Free Essay Describing Animal Use in Biomedical Research

Published: 2022-04-27
Free Essay Describing Animal Use in Biomedical Research
Type of paper:  Essay
Categories:  Research Animals
Pages: 3
Wordcount: 695 words
6 min read


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Biomedical research qualifies as authentic and useful when is thoroughly tested. However, the only way research can be tested either when humans or animals are used as experiments. Ideally, either way, it seems cruel. Essentially, both animal and human life is valuable and subjecting it to horrible and painful torture in the name of the experiment is degrading and atrocity to them. However, absence of biomedical research means a limitation for medical knowledge and expertise. Therefore, either way, it has consequences. Peter Singer raises a strong point. According to the argument on how we need to value both the animal and human life. What we need to find out, is the benefit of the hypothesis used. At some point, if the hypothesis is found out to be neither true nor false? This will mean an animal life used in the experiment has been lost at no cost, no resultant effect (Franco et al., 2014)

Alternatively, if there's another way the hypothesis can be tested without subjecting animal or human life to such trauma and horrible doing? According to the study conducted by Vivisection Information Network on animal Testing and science 92% of the drugs as a result of the test done on animals immediately fail when applied to humans because they are either useless or toxic. This shows that in most cases the atrocities that animals go through in testing of drugs is not worth it as the drug at long run may not be useful to humans. Therefore the suffering of animals at the expense of humans in most cases animals is not worth the resources used (Olsson, 2014)

In spite of that, looking at Carl Cohen point of view, biomedical research is essential. Research requires animals; humans too are animals of course. Essentially, we have to sacrifice the life of one or two animals at the expense of a population. Therefore, this means that the life of many people is more valuable than when a small number of animals are sacrificed. In my own point of view, the money that should have been used in research should be a preserve for finding alternatives methods other than the use of human or animal life in experiments. This may include the use of technology in biomedical research such as the use of computer simulators and cell colonies.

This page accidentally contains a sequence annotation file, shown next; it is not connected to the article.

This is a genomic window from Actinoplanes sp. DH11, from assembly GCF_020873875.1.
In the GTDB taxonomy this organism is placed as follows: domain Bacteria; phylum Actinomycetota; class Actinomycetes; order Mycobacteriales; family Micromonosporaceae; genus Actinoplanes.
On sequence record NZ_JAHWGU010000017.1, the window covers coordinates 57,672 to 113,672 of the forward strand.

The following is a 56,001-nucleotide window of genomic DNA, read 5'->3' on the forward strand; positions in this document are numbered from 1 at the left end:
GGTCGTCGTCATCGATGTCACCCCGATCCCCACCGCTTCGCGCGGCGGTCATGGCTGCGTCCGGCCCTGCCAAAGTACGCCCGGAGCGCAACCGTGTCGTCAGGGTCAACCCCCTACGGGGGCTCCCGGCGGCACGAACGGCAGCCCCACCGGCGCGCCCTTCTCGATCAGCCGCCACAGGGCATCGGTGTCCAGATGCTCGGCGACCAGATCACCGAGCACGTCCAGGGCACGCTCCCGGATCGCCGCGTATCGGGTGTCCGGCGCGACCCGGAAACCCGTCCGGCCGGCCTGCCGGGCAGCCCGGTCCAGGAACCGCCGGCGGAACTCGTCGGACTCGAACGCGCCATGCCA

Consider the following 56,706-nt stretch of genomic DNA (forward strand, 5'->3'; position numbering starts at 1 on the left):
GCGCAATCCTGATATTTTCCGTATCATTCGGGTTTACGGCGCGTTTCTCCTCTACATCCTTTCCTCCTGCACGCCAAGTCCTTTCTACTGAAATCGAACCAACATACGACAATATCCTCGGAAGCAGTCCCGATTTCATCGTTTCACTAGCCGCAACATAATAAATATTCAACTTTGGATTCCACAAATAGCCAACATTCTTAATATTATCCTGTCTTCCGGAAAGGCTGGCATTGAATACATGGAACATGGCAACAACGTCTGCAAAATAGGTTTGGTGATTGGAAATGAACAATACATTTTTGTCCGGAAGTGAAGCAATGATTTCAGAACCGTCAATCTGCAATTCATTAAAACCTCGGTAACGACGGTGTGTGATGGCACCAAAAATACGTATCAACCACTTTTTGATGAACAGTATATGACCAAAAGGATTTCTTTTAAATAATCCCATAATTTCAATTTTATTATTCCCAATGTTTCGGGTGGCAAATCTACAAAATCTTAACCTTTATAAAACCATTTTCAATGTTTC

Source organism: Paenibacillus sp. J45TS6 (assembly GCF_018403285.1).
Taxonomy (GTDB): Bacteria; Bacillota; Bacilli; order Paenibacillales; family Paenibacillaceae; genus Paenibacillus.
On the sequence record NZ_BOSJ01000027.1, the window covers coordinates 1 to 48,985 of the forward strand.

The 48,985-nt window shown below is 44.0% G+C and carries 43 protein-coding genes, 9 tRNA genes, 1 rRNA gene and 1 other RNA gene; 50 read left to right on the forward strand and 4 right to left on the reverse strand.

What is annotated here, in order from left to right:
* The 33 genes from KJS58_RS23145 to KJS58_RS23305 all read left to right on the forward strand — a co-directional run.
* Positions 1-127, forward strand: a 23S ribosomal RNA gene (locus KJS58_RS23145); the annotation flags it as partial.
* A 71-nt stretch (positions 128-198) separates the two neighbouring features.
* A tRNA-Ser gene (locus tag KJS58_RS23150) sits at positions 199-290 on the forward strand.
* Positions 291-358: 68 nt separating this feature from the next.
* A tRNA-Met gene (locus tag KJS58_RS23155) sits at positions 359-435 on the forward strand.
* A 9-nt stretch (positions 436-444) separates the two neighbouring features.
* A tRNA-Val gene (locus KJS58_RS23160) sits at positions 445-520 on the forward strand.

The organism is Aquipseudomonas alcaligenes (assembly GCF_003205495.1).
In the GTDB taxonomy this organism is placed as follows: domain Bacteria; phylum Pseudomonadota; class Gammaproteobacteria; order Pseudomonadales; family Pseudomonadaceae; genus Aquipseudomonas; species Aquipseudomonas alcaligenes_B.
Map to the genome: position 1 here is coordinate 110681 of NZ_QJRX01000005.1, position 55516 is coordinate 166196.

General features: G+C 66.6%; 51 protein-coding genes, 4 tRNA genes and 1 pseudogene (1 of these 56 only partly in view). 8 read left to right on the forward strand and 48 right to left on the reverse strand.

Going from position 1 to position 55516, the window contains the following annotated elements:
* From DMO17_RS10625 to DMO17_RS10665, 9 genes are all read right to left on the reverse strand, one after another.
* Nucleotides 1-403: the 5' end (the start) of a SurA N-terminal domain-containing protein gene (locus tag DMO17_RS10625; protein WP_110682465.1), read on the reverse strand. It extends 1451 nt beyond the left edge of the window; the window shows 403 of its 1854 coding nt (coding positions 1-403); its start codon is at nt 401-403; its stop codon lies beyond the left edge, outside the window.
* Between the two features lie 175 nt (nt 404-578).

It is important that all animals be treated with a lot of care. Medical experiments are very important, and researchers must take care of both human beings and the animals. I agree with Singer's argument that research ethics committee should be responsible when handling animals. They should ensure that animals commonly used as specimen should not face risks that lead to death. However, it is not possible to do experiments without the use of specimen. Animals are believed to be the best specimen for such medical experiments, and it would not be possible to come up with satisfying results without the use of the animals.

As opposed to Cohen, I believe that it is the responsibility of human beings to make rules and regulations that will ensure that animals do not face dangers from people who want to benefit from them. Just because animals cannot be able to protect themselves, that should not be a good reason for abuse. I believe it is wrong to believe that because animals cannot outline their rights, they have no rights.

However, the fact that animals are used as a specimen in the biomedical field does not justify that they do not treat animals with care. Also, it does not define that human beings are more important than animals the practitioners use the animals as a specimen for their lab activities to solve a problem that can lead to more suffering for both human beings and animals. The fact that animals are the best specimen that can be used for the experiments puts the medical practitioners to a responsibility to find medical solutions for both human beings and animals.


Franco, N. H., & Olsson, I. A. S. (2014). Scientists and the 3Rs: attitudes to animal use in biomedical research and the effect of mandatory training in laboratory animal science. Laboratory animals, 48(1), 50-60.

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